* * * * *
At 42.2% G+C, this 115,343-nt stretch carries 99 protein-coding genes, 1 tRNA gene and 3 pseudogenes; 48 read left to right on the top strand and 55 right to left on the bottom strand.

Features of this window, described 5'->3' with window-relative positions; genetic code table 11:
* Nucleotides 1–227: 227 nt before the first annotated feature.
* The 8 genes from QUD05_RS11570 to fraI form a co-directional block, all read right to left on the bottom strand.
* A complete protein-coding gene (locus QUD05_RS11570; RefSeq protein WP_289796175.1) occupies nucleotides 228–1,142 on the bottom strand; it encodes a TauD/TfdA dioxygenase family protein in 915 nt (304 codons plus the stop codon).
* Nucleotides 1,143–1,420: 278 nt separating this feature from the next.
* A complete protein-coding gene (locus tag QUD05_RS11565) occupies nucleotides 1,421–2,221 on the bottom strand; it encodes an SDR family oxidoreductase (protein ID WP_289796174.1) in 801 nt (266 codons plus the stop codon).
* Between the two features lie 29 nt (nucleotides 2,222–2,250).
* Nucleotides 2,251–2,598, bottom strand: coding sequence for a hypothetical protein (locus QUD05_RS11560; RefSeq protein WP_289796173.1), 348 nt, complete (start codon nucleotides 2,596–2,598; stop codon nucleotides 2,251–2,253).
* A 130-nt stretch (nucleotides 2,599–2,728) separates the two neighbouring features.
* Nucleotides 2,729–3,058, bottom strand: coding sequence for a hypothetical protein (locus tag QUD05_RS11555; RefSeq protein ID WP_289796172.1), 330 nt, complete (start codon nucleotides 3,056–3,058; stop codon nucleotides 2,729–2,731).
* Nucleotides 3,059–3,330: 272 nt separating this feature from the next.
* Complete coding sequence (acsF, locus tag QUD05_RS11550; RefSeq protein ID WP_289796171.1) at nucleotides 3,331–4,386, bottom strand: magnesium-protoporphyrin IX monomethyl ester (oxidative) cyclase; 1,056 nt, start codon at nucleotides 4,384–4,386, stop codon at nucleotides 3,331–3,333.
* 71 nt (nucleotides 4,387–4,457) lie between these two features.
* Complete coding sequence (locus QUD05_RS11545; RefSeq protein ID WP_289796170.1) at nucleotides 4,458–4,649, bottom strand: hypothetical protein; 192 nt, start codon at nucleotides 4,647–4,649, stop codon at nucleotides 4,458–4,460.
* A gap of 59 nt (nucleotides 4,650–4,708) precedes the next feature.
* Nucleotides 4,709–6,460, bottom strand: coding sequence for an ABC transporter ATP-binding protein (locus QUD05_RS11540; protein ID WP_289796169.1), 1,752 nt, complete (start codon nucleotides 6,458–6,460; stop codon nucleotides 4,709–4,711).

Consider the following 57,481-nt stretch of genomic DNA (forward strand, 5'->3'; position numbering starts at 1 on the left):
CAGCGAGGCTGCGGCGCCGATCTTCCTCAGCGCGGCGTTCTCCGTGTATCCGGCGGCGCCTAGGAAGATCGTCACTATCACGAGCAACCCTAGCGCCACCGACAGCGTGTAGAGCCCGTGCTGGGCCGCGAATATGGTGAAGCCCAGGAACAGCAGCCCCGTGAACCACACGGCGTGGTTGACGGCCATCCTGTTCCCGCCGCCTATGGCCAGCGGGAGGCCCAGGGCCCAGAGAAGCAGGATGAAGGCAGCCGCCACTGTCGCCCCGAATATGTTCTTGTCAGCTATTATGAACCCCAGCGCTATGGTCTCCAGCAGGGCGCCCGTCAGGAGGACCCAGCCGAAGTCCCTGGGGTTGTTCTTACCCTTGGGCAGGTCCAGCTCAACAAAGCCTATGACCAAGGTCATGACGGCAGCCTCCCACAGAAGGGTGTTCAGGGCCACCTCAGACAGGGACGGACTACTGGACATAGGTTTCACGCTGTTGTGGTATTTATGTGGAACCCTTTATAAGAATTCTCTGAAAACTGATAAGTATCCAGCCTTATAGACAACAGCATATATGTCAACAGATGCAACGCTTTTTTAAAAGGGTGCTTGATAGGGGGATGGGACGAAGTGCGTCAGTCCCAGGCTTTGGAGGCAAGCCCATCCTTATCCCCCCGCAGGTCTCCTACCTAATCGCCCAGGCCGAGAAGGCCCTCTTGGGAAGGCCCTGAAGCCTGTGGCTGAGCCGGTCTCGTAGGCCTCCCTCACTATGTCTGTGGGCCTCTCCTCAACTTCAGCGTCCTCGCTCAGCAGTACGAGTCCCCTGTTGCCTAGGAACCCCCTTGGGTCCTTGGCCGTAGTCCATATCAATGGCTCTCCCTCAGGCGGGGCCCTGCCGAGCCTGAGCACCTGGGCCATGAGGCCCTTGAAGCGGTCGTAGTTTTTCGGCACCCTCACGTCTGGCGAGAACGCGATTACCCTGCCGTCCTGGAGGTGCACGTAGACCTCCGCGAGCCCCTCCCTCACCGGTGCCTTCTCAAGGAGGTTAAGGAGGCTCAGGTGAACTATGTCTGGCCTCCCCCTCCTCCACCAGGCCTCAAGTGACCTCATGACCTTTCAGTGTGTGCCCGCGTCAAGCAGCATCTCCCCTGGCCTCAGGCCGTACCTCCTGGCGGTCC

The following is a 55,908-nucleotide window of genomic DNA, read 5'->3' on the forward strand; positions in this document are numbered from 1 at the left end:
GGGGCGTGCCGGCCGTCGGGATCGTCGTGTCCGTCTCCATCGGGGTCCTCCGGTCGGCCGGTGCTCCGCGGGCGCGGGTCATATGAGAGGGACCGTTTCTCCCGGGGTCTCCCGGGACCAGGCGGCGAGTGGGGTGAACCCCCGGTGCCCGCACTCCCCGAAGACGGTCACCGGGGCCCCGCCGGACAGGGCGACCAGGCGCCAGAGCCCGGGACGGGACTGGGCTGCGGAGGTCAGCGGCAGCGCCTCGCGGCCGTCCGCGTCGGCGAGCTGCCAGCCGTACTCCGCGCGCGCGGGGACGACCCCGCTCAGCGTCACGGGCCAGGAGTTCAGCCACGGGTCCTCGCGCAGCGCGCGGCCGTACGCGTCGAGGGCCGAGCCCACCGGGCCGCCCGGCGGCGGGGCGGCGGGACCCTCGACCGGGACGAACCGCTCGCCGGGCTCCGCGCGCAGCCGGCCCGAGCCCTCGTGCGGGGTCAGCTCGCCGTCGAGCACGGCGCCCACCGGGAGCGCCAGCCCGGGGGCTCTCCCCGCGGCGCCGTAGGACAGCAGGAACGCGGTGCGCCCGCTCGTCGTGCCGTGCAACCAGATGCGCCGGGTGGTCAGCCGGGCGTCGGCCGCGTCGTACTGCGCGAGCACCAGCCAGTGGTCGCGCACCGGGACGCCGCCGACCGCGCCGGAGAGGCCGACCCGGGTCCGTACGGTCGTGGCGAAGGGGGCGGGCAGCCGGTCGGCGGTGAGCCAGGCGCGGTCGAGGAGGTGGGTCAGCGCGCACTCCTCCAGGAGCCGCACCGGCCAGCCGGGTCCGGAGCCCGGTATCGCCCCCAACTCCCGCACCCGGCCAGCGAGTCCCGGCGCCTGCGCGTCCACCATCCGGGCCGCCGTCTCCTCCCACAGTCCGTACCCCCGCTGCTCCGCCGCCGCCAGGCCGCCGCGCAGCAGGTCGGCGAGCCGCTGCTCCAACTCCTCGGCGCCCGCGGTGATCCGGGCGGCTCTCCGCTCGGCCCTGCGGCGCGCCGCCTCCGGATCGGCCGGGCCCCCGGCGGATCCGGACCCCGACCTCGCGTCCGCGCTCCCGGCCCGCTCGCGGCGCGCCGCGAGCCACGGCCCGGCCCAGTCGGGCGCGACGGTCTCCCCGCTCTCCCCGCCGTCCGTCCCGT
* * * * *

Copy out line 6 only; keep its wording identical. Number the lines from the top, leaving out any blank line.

* Nucleotides 1,143–1,420: 278 nt separating this feature from the next.